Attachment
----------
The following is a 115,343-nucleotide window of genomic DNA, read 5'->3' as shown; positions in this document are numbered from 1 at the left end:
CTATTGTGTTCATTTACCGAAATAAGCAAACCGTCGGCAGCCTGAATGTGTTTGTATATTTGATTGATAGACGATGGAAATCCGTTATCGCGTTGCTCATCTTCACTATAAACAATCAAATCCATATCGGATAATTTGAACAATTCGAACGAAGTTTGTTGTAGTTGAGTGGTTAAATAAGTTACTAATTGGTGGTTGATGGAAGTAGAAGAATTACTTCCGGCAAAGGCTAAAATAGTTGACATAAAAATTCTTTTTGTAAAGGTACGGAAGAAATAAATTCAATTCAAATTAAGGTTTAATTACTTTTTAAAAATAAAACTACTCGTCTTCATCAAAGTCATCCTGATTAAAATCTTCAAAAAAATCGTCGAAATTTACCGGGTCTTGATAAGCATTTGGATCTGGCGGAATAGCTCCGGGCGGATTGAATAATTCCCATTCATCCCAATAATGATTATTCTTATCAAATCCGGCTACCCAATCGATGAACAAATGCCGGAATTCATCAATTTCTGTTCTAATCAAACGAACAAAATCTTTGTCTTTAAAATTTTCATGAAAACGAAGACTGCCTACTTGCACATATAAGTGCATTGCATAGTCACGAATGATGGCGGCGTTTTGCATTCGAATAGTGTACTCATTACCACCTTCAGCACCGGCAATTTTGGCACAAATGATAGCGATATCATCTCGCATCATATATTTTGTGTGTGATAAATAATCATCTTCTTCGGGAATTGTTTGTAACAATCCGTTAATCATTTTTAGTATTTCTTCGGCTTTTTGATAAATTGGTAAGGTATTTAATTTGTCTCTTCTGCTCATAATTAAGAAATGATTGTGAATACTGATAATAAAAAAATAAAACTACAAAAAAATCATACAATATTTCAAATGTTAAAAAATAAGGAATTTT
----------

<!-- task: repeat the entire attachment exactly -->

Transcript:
The following is a 115,343-nucleotide window of genomic DNA, read 5'->3' as shown; positions in this document are numbered from 1 at the left end:
CTATTGTGTTCATTTACCGAAATAAGCAAACCGTCGGCAGCCTGAATGTGTTTGTATATTTGATTGATAGACGATGGAAATCCGTTATCGCGTTGCTCATCTTCACTATAAACAATCAAATCCATATCGGATAATTTGAACAATTCGAACGAAGTTTGTTGTAGTTGAGTGGTTAAATAAGTTACTAATTGGTGGTTGATGGAAGTAGAAGAATTACTTCCGGCAAAGGCTAAAATAGTTGACATAAAAATTCTTTTTGTAAAGGTACGGAAGAAATAAATTCAATTCAAATTAAGGTTTAATTACTTTTTAAAAATAAAACTACTCGTCTTCATCAAAGTCATCCTGATTAAAATCTTCAAAAAAATCGTCGAAATTTACCGGGTCTTGATAAGCATTTGGATCTGGCGGAATAGCTCCGGGCGGATTGAATAATTCCCATTCATCCCAATAATGATTATTCTTATCAAATCCGGCTACCCAATCGATGAACAAATGCCGGAATTCATCAATTTCTGTTCTAATCAAACGAACAAAATCTTTGTCTTTAAAATTTTCATGAAAACGAAGACTGCCTACTTGCACATATAAGTGCATTGCATAGTCACGAATGATGGCGGCGTTTTGCATTCGAATAGTGTACTCATTACCACCTTCAGCACCGGCAATTTTGGCACAAATGATAGCGATATCATCTCGCATCATATATTTTGTGTGTGATAAATAATCATCTTCTTCGGGAATTGTTTGTAACAATCCGTTAATCATTTTTAGTATTTCTTCGGCTTTTTGATAAATTGGTAAGGTATTTAATTTGTCTCTTCTGCTCATAATTAAGAAATGATTGTGAATACTGATAATAAAAAAATAAAACTACAAAAAAATCATACAATATTTCAAATGTTAAAAAATAAGGAATTTT